This morning I did not hear my alarm and woke up late. Understandably, I was a little frazzled as I rushed to get ready for work. When it came time to brush my teeth, I struggled to get out the final drop of toothpaste. This was the last straw. Alexa, is it worth my time to squeeze out the last drop, or am I right in wanting to just buy more toothpaste when my supply begins to run low? — Minty Mandy
Dear Minty Mandy,
You are not alone! Just this morning I was grappling with the same problem. Is my toothpaste tube worth the frustration? In order to solve my problem, and yours, I turned to the experts, the economists. As it turns out, our toothpaste troubles revolve around the concept of marginal utility.
In every life decision, we think at the margin. Explained economically, the margin is where we start with something extra. The marginal utility is the extra utility, or usefulness I will receive from every additional unit of something. If I am eating a chocolate bar and I decide to take one bite, my second bite is the extra at the margin. How much pleasure did I receive from eating that second bite of chocolate? Well that would be my marginal utility. Unfortunately, as stated by the law of diminishing marginal utility, every added bit “more” will decrease in extra usefulness.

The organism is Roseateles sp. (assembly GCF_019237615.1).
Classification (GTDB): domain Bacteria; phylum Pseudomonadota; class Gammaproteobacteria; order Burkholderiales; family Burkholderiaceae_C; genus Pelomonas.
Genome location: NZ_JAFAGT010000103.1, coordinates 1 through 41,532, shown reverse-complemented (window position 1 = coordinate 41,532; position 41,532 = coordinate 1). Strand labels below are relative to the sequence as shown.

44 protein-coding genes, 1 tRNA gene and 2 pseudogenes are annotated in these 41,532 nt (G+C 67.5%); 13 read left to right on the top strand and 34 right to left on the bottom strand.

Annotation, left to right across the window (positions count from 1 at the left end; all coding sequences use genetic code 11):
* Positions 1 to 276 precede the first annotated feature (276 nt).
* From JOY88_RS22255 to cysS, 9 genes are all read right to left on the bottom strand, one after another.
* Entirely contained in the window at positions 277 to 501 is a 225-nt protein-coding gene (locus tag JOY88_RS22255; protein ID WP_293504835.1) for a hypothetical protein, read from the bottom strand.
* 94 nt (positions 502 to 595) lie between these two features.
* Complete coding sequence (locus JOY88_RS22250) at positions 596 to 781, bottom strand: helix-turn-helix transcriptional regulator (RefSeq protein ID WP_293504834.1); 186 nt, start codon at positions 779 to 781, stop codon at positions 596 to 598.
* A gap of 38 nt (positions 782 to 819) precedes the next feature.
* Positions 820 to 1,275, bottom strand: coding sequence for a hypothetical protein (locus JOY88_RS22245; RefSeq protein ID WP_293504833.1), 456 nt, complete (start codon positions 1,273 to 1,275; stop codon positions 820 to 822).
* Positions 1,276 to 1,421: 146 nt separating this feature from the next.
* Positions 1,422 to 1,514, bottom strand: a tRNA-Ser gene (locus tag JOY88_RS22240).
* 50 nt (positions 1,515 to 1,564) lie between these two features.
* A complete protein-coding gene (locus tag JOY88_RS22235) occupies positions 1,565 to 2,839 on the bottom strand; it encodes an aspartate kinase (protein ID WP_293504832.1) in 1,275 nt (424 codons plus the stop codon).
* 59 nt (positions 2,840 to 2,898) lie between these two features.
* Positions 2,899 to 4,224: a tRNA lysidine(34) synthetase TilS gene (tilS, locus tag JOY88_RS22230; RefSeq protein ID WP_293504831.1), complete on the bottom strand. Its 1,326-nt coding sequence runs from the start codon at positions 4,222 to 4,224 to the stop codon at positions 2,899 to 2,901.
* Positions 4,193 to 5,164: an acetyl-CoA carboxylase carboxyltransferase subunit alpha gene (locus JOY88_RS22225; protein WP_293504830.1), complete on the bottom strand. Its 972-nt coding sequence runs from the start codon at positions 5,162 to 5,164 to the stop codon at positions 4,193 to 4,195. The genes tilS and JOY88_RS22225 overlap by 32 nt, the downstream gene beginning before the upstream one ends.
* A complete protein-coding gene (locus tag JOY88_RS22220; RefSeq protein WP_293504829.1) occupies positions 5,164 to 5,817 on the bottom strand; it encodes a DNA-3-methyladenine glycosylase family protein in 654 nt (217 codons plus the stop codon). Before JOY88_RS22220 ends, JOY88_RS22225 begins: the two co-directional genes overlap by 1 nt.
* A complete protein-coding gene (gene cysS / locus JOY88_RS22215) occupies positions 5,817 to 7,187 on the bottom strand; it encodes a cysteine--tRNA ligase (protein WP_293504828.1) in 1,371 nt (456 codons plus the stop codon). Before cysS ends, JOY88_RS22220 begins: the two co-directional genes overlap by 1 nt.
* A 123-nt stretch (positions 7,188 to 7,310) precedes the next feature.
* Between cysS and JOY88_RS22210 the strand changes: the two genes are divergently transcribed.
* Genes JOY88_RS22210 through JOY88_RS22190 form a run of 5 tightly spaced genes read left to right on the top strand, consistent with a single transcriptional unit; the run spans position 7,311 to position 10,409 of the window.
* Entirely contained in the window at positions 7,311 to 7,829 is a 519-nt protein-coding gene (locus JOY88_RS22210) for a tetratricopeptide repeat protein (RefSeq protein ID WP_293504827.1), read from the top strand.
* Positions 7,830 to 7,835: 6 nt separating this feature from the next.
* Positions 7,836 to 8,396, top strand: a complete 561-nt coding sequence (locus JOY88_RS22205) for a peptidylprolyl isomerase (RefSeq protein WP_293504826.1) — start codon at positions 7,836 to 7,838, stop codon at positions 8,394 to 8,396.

How does this concept relate to our toothpaste issue? Well, every drop that you squeeze out of the toothpaste tube is at the margin. How much more will I squeeze out by struggling for an extra few minutes every morning? According to the law of diminishing marginal utility, the harder and longer it is for me to get the toothpaste out of the tube, the less extra fulfillment I feel.
What does this add up to? It means that, at a certain point, your time is more valuable than these last few drops of toothpaste. Buy a new tube of toothpaste. I hope that this helps you, Minty Mandy!